How to Market Your Tech Products When Everyone Thinks You’re Just a Services Company
I attended an industry conference on technology marketing in the early 1990s in which one of the featured speakers was a senior executive from IBM. During his keynote presentation, he bemoaned the fact that few people knew that IBM was the second largest software company in the world. It was the height of the personal computer boom, and most people knew IBM from their computer hardware businesses, which ranged from mainframes to PCs.
“My biggest challenge,” he lamented, “is that no one knows how dominant we are in software. This industry secret keeps me up at night.”
Ladies and gentlemen, this was a vice president at IBM, then the most important technology products and services company in the history of the world speaking! If he was number two in the market and no one knew about it, your quest to get your product known in the market is even more challenging, especially if the market only knows you as a services company.
Many of the small-to-medium tech companies we’ve worked with are generally established as service providers but anxiously want to bring new products to market. Although they may have highly lucrative services businesses, they may have a deep-rooted need to also bring successful products to market.
Many of these companies view themselves as technology, engineering or software development firms, although most of their revenue has historically come from services. There may be a passion or burning desire to bring products to market. In some cases they are looking to hedge their bets in the market by diversifying into new strategic businesses.
We are frequently engaged by companies like this to lead or assist throughout the product life cycle from idea conception to new vertical market development. Frequently, however, a challenge is that no one even knows the company offers the products they are trying to market. Sometimes it’s because of the “if you build it, they will come” assumption. The company thinks that the products are so good they should sell themselves and therefore, do not need to be marketed and sold.
Often, it might be because the company is afraid of confusing the market by talking about their products when the company is more widely known as a service provider. Perhaps they are fearful existing services clients will be concerned that their focus will wane.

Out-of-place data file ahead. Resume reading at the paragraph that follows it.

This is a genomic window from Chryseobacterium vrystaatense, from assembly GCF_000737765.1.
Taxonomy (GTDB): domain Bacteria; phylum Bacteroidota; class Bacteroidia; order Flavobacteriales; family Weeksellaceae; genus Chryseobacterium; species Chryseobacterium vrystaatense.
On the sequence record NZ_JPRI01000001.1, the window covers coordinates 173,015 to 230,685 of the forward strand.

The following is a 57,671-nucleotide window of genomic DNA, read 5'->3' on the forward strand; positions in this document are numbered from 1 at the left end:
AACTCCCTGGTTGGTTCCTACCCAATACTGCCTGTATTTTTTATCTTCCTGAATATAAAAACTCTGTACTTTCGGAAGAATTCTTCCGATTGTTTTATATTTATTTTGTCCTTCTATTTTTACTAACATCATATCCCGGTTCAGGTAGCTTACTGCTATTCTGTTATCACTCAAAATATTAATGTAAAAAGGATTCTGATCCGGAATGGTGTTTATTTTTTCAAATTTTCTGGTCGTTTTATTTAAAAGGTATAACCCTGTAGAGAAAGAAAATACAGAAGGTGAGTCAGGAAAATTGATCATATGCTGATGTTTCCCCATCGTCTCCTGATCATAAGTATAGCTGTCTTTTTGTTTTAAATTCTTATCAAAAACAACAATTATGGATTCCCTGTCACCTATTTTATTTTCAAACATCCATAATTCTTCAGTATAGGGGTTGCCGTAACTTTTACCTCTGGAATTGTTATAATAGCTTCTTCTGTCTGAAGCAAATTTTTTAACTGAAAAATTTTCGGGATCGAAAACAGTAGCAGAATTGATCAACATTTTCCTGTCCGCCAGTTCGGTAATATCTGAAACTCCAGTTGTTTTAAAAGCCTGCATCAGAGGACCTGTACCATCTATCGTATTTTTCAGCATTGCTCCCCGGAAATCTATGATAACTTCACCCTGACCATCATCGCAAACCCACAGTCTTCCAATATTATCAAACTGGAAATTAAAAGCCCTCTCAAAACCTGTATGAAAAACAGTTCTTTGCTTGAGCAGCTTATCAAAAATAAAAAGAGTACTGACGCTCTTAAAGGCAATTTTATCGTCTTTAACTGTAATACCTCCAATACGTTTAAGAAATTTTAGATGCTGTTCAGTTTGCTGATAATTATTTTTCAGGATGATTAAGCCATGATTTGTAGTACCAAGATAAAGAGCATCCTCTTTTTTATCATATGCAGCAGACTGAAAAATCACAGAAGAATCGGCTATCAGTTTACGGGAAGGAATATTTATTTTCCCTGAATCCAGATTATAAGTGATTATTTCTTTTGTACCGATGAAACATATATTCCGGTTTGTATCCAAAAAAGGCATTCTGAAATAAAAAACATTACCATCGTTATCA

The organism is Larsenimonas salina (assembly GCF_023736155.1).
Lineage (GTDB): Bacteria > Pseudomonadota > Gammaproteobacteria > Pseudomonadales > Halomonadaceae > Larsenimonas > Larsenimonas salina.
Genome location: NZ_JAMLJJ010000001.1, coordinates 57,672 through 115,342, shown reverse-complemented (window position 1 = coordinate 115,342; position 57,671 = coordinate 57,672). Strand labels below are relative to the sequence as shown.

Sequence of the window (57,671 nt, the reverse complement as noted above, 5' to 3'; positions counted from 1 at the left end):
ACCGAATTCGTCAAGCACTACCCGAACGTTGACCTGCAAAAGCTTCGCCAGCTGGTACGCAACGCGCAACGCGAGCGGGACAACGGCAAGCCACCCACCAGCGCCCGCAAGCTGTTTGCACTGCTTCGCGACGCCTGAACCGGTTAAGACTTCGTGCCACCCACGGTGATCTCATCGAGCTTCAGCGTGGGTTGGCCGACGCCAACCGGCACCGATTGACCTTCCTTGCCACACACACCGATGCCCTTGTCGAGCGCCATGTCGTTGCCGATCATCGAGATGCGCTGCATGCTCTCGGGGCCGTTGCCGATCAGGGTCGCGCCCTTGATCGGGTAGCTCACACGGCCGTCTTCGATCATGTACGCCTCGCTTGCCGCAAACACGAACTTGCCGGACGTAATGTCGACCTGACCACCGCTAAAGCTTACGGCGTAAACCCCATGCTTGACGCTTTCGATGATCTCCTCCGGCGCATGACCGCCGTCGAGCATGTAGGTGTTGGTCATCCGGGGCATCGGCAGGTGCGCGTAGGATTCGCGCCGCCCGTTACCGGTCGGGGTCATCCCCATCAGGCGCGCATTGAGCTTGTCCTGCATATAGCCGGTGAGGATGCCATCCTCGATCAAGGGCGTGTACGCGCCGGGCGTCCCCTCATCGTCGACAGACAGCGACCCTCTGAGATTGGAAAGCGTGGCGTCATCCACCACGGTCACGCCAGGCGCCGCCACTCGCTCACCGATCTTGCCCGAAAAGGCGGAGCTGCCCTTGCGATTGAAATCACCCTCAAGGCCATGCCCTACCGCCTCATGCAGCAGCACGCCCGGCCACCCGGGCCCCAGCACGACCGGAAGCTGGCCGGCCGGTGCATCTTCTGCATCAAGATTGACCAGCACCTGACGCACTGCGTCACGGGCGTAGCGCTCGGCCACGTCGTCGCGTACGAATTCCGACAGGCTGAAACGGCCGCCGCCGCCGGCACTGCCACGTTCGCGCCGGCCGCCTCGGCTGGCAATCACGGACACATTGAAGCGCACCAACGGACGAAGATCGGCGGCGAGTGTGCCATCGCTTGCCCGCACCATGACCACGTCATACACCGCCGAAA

Sometimes the steps needed to market products are just too foreign for a services company to master, and nothing will work. They then use the hope method to market them.
But for our purposes today, the problem is pretty succinct. The company, plain and simple, has not let the market know that it is also a product provider. They might not even have let their best customers or closest partners know. Or, it may be hidden on the web site, if mentioned at all. Or perhaps there’s a separate web site with a well-hidden link from the company’s main site. There’s also a good chance that the employees on the services side of the business do not know much about the product business, if anything.
But, there still is an expectation that the product will perform and drive revenue. As challenging as it may be, it’s possible. Assuming there’s a market for the product, and the product is well designed and functional, a few, simple, inexpensive things should happen for the product to have a fighting chance for success.
Truly Clarify and Communicate the Product’s Role in the Company’s Overall Strategy
Since bringing products to market is often a foreign concept to professional services companies, it’s frequently unclear how the product line fits into the overall corporate strategy. I’ve often seen long-term employees get quite nervous when they don’t understand where the product fits in and how this may affect them. Is it a long-term play or the CEO’s “toy”? Will I have a role in developing, servicing, or selling the product? Is this the direction the company is going, and if so, how will it affect my career? The positioning internally is just as critical as it is externally.
Assign 100% of the Team’s Time to the Product
Team members, particularly leaders, must be focused on developing and marketing the product. Often, only a portion of their time will be assigned to the product, as if it were a client. Product marketing requires focus, attention to the market, and commitment. If other corporate responsibilities get in the way, the launch of the product will not be sustainable.
Let Your Friends Know So They Can Help You Get New Customers
Friends of the firm are the easiest group of people to market to, particularly those who are also in the tech industry as users or providers. However, I’ve seen many situations where close associates of the company’s executives do not even know that the product exists. Marketing to friends can lead to huge opportunities. A frequent marketing strategy I’ve deployed is a series of local receptions in which we have the team invite as many of the firm’s associates as possible to get a glimpse of the product. After we demo the product or discuss the market opportunity, we schedule follow-up meetings to delve deeper in to the value of the product offering or start sharing some leads. There’s a whole series of steps we’ve developed to help the firm expand the market’s knowledge that they are, indeed, in the product business.
There’s no reason why services companies cannot bring successful software and tech products to market. We’ll continue to discuss important strategies on how to do so in future articles.
Fred Diamond is the top go-to-market strategy consultant and execution expert to tech and professional services companies in the Mid-Atlantic region. He is also the co-founder of the Institute for Excellence in Sales.